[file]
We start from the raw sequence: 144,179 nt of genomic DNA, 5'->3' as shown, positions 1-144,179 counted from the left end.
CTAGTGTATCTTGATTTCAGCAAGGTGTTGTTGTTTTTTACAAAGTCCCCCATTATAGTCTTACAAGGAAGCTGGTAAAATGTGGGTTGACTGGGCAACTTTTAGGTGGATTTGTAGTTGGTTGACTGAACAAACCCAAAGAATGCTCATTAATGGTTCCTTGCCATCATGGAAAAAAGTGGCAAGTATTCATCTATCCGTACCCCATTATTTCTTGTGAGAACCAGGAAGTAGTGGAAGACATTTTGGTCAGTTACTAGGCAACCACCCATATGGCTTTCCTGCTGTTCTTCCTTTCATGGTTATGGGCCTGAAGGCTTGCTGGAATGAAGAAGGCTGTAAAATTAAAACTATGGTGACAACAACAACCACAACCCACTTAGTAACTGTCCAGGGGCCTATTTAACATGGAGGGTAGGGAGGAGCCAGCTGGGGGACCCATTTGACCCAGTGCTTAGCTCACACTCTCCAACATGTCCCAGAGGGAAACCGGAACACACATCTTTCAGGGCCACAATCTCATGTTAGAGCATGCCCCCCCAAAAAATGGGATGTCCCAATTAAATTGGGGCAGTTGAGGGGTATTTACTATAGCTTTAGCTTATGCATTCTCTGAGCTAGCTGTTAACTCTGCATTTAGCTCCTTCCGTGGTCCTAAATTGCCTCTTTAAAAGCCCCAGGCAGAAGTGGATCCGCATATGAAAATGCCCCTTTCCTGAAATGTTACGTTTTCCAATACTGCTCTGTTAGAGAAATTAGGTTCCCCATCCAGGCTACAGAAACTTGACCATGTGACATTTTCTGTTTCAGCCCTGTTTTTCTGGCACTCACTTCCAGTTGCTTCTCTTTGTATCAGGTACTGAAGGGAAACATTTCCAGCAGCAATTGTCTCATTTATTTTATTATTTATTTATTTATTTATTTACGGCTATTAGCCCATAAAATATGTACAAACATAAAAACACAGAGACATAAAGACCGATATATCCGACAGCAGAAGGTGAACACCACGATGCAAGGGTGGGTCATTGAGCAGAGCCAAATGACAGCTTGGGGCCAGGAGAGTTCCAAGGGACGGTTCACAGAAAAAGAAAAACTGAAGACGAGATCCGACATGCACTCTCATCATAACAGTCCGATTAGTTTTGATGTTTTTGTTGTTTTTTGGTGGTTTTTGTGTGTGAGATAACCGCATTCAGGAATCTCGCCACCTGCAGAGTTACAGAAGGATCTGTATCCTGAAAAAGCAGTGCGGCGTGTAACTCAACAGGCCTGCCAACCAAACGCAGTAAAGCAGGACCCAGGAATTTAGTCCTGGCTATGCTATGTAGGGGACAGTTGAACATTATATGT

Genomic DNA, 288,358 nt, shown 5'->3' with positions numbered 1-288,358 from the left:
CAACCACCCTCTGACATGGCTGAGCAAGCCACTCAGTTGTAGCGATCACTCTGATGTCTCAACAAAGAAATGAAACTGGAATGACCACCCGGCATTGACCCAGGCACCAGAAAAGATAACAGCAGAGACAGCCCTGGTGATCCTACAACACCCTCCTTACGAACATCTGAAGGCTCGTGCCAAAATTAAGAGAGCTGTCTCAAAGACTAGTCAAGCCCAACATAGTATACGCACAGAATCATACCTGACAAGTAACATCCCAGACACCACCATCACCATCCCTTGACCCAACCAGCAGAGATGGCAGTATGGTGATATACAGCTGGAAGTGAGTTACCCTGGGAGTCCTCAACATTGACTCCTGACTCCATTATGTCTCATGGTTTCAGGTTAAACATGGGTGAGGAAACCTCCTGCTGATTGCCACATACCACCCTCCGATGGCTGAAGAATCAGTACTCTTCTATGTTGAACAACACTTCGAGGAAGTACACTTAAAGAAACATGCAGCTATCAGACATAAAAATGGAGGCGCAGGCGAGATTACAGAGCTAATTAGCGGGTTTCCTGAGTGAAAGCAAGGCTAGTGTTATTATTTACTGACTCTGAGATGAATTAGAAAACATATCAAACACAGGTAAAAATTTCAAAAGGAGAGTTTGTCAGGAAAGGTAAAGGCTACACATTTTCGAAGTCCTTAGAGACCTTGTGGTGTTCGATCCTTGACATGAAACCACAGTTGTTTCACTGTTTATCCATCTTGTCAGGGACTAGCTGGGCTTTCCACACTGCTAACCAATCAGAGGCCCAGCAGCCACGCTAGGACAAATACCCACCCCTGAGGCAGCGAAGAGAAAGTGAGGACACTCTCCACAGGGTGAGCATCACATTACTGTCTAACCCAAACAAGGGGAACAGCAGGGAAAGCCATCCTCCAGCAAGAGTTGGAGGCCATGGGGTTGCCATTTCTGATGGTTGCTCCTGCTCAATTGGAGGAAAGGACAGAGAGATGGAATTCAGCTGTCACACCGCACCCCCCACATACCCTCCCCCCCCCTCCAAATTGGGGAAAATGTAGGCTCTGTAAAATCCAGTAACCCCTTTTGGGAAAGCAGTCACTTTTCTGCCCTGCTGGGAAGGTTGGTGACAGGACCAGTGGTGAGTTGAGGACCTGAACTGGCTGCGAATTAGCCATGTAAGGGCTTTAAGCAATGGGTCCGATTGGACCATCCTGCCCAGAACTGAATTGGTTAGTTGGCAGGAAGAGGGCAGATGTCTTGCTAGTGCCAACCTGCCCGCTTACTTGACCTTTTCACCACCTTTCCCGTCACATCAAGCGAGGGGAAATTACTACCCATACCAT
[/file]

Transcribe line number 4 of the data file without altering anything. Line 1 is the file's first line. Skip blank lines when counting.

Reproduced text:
CAACCACCCTCTGACATGGCTGAGCAAGCCACTCAGTTGTAGCGATCACTCTGATGTCTCAACAAAGAAATGAAACTGGAATGACCACCCGGCATTGACCCAGGCACCAGAAAAGATAACAGCAGAGACAGCCCTGGTGATCCTACAACACCCTCCTTACGAACATCTGAAGGCTCGTGCCAAAATTAAGAGAGCTGTCTCAAAGACTAGTCAAGCCCAACATAGTATACGCACAGAATCATACCTGACAAGTAACATCCCAGACACCACCATCACCATCCCTTGACCCAACCAGCAGAGATGGCAGTATGGTGATATACAGCTGGAAGTGAGTTACCCTGGGAGTCCTCAACATTGACTCCTGACTCCATTATGTCTCATGGTTTCAGGTTAAACATGGGTGAGGAAACCTCCTGCTGATTGCCACATACCACCCTCCGATGGCTGAAGAATCAGTACTCTTCTATGTTGAACAACACTTCGAGGAAGTACACTTAAAGAAACATGCAGCTATCAGACATAAAAATGGAGGCGCAGGCGAGATTACAGAGCTAATTAGCGGGTTTCCTGAGTGAAAGCAAGGCTAGTGTTATTATTTACTGACTCTGAGATGAATTAGAAAACATATCAAACACAGGTAAAAATTTCAAAAGGAGAGTTTGTCAGGAAAGGTAAAGGCTACACATTTTCGAAGTCCTTAGAGACCTTGTGGTGTTCGATCCTTGACATGAAACCACAGTTGTTTCACTGTTTATCCATCTTGTCAGGGACTAGCTGGGCTTTCCACACTGCTAACCAATCAGAGGCCCAGCAGCCACGCTAGGACAAATACCCACCCCTGAGGCAGCGAAGAGAAAGTGAGGACACTCTCCACAGGGTGAGCATCACATTACTGTCTAACCCAAACAAGGGGAACAGCAGGGAAAGCCATCCTCCAGCAAGAGTTGGAGGCCATGGGGTTGCCATTTCTGATGGTTGCTCCTGCTCAATTGGAGGAAAGGACAGAGAGATGGAATTCAGCTGTCACACCGCACCCCCCACATACCCTCCCCCCCCCTCCAAATTGGGGAAAATGTAGGCTCTGTAAAATCCAGTAACCCCTTTTGGGAAAGCAGTCACTTTTCTGCCCTGCTGGGAAGGTTGGTGACAGGACCAGTGGTGAGTTGAGGACCTGAACTGGCTGCGAATTAGCCATGTAAGGGCTTTAAGCAATGGGTCCGATTGGACCATCCTGCCCAGAACTGAATTGGTTAGTTGGCAGGAAGAGGGCAGATGTCTTGCTAGTGCCAACCTGCCCGCTTACTTGACCTTTTCACCACCTTTCCCGTCACATCAAGCGAGGGGAAATTACTACCCATACCAT